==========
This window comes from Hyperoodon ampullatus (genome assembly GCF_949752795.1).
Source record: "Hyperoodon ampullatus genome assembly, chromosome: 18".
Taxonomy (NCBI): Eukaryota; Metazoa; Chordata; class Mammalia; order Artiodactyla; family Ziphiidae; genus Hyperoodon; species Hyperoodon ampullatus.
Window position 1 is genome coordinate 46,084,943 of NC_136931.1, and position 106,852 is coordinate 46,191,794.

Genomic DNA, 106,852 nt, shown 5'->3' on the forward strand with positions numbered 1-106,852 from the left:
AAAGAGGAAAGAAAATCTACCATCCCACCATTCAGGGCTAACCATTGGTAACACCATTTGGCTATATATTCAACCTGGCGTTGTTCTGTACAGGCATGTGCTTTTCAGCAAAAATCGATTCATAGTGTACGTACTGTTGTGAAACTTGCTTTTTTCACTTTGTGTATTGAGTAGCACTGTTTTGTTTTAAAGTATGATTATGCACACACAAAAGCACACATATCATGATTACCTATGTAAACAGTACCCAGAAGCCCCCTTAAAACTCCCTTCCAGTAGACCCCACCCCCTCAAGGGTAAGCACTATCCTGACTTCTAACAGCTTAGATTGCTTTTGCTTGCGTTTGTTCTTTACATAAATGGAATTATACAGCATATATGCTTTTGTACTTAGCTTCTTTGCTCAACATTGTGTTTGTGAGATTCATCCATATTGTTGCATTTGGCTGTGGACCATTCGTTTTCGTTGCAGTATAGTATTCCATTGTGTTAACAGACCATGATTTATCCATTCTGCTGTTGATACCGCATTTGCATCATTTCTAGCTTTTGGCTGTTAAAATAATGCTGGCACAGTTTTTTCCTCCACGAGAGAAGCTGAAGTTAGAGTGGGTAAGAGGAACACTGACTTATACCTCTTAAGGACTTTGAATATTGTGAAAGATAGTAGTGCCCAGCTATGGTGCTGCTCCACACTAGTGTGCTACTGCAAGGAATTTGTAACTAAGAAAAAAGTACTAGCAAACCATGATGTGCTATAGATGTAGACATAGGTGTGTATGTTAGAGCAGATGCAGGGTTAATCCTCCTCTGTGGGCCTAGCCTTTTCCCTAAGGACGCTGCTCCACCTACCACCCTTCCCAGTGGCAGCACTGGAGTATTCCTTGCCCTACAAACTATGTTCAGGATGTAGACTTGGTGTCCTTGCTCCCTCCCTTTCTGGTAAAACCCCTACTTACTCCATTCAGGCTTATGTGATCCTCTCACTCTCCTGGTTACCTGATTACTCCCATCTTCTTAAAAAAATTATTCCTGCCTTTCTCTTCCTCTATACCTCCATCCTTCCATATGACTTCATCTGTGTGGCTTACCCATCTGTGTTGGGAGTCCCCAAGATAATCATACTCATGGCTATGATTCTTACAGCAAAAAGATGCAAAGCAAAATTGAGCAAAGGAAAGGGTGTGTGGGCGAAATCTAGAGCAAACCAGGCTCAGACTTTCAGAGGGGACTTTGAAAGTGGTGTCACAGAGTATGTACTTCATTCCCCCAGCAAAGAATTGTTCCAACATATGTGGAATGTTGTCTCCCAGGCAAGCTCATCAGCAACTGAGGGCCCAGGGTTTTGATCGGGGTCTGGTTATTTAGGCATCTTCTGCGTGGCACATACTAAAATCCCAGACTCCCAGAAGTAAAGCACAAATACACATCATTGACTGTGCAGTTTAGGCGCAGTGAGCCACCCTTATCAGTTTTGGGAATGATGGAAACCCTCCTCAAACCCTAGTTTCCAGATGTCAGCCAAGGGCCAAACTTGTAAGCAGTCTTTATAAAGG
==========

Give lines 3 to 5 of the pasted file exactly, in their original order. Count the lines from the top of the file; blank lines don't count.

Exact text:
Taxonomy (NCBI): Eukaryota; Metazoa; Chordata; class Mammalia; order Artiodactyla; family Ziphiidae; genus Hyperoodon; species Hyperoodon ampullatus.
Window position 1 is genome coordinate 46,084,943 of NC_136931.1, and position 106,852 is coordinate 46,191,794.

Genomic DNA, 106,852 nt, shown 5'->3' on the forward strand with positions numbered 1-106,852 from the left: